Calling it "a remarkable thing" that, given all of our choices about where to live, cities are so appealing, in this short video from CEOs for Cities' Fall National Meeting in Chicago, Harvard economist Ed Glaeser offers his ideas on the policies, both local and national, that would best enable cities' success. He calls on local policymakers to focus on "ephemeral" quality of life issues in addition to safety and schools so as to attract smart, entrepreneurial people. At the federal level, he simply asks for a level playing field that doesn't "act as if cities are un-American, but rather understands that the American Dream doesn't have to mean a white picket fence in the suburbs."
Suburban sprawl may be contributing to the shrinking populations in post-industrial cities as much as the changing economy in those cities. The Federal Reserve Bank of Cleveland released a new study highlighting the importance of the core density on the overall population of the metropolitan region. The report, which looked at census data from 1980-2010, found, “that growing cities have maintained dense urban centers, while shrinking cities have not.” The study also highlights the importance of density on production. As more businesses realize that declining population is detrimental to their interests, Kaid Benfield opines in The Atlantic Cities piece “Fixing the Rust Belt by Shrinking It” that we will soon see political policies focused on strengthening our core.
Cities need to be able to control their own destinies. That's the message from Oklahoma City Mayor Mick Cornett in this interview with NPR. "Candidates and Washington in general are not talking about cities. Cities would do a lot better if they had more discretion." Cornett, who is the national president of the Republican Mayors Association, cited long-term capital issues like deferred maintenance and state-level cutbacks as crippling concerns not being addressed by political leaders.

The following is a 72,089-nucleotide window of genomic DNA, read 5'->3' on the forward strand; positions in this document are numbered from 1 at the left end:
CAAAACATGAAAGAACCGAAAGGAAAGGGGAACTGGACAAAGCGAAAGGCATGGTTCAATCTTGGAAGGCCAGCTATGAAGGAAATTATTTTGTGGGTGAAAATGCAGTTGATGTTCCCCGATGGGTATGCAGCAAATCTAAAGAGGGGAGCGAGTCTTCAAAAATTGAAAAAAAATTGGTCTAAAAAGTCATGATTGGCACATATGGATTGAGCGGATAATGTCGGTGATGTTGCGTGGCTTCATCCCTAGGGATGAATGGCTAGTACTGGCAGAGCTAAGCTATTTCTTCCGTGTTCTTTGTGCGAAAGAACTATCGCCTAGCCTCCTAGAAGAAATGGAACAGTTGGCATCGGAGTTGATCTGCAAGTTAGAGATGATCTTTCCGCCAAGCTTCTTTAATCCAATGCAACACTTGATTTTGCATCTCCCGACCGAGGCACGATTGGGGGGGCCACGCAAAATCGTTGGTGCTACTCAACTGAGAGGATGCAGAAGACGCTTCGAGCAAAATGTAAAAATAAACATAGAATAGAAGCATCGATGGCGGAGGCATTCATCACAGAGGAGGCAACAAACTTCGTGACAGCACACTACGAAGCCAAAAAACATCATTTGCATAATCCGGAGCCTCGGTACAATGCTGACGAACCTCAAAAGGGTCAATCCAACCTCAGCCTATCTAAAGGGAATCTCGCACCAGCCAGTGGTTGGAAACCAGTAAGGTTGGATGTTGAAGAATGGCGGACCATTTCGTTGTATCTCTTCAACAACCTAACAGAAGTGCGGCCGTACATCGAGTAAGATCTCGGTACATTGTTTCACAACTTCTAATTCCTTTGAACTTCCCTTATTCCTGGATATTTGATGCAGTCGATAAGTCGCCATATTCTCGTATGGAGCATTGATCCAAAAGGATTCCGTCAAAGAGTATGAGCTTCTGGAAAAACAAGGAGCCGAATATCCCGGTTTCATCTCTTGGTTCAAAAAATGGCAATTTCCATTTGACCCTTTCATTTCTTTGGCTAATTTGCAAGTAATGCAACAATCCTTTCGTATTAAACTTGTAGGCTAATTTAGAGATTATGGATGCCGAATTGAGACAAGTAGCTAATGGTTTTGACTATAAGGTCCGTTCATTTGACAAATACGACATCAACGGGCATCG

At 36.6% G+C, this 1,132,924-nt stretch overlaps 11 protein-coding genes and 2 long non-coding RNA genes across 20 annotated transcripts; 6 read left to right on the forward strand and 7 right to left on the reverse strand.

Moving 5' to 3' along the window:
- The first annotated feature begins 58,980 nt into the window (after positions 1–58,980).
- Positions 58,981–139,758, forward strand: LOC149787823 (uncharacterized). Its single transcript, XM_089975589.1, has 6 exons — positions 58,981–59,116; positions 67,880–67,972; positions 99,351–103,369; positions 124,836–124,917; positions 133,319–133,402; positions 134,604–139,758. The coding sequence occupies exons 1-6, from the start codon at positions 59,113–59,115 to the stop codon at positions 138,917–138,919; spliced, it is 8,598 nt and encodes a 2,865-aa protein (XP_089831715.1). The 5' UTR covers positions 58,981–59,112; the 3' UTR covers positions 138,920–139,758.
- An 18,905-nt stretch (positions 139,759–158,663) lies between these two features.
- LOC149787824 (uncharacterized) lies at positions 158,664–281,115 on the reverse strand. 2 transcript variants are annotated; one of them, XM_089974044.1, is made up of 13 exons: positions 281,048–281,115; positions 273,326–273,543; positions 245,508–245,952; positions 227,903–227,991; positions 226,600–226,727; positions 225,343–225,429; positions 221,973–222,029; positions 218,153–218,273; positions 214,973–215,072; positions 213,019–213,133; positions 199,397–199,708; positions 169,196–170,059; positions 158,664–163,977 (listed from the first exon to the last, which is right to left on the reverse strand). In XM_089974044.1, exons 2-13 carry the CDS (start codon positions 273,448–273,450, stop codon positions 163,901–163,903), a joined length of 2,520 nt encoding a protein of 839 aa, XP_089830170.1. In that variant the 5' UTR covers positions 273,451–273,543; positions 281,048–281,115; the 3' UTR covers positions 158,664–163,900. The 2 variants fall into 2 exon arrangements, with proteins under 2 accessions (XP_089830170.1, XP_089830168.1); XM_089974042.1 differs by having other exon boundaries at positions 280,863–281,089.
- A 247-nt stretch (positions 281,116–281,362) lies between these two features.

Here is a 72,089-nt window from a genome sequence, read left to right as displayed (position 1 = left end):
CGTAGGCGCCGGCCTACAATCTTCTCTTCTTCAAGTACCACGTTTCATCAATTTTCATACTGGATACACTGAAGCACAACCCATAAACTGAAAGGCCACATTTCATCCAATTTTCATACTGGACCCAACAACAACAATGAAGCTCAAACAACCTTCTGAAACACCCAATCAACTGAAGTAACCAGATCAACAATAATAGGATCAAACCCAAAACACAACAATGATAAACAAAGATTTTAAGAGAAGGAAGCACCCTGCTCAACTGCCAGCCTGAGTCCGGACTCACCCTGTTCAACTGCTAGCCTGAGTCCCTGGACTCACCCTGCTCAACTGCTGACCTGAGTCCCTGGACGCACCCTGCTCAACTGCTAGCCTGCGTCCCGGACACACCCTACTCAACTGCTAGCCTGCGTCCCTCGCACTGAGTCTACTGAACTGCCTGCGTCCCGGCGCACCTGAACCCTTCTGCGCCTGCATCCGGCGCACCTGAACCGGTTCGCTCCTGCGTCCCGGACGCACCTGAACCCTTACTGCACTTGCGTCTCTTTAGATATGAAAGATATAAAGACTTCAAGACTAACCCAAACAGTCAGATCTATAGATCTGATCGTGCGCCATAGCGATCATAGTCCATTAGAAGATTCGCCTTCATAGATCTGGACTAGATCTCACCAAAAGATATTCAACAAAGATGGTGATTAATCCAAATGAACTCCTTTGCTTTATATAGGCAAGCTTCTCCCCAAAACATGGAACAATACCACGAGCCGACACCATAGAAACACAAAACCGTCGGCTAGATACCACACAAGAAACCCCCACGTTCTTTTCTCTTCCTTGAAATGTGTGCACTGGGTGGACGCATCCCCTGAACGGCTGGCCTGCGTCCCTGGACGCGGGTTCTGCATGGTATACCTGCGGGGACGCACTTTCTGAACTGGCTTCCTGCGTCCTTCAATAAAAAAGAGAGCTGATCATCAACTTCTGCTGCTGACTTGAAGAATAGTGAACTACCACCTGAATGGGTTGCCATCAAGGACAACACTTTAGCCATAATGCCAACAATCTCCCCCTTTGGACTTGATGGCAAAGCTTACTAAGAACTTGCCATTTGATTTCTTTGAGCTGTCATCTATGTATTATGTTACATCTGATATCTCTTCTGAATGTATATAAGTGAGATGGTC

For his part, Oklahoma City is a success story, having famously raised taxes to pay for amenities designed to improve quality of life and attract young, college-educated people to the city. The Kauffman Foundation recently named it the most entrepreneurial city in the country with the most start-ups per capita.
So how did they do it?
"We've been able to convince the people in the suburbs that the vibrancy of the core is directly proportionate to the quality of life in the suburbs," Cornett said. "So the people in the suburbs are willing to invest in downtown."
Akron, Ohio, the former Rubber Capital of the World, is utilizing its anchor institutions to revitalize its core. By uniting the University of Akron, three major hospitals, and Akron Public Schools, Akron is powering a new downtown through collaboration. The University Park Alliance, led by Executive Director Eric Johnson, has big ideas for reshaping downtown Akron into a mixed-use, vibrant community that will provide great places between the anchor institutions. In addition to building affordable real estate and emphasizing placemaking, Akron is creating the Austen BioInnovation Institute to promote healthcare innovation and bring further investment into Akron. With major funders from around the country and a real estate development partnership with KUD International, Akron is remaking its core by creating a multi-sector team of leaders. For more examples of ways to leverage anchor institutions to achieve urban success, read How to Behave Like an Anchor Institution, a piece of research by CEOs for Cities and Living Cities.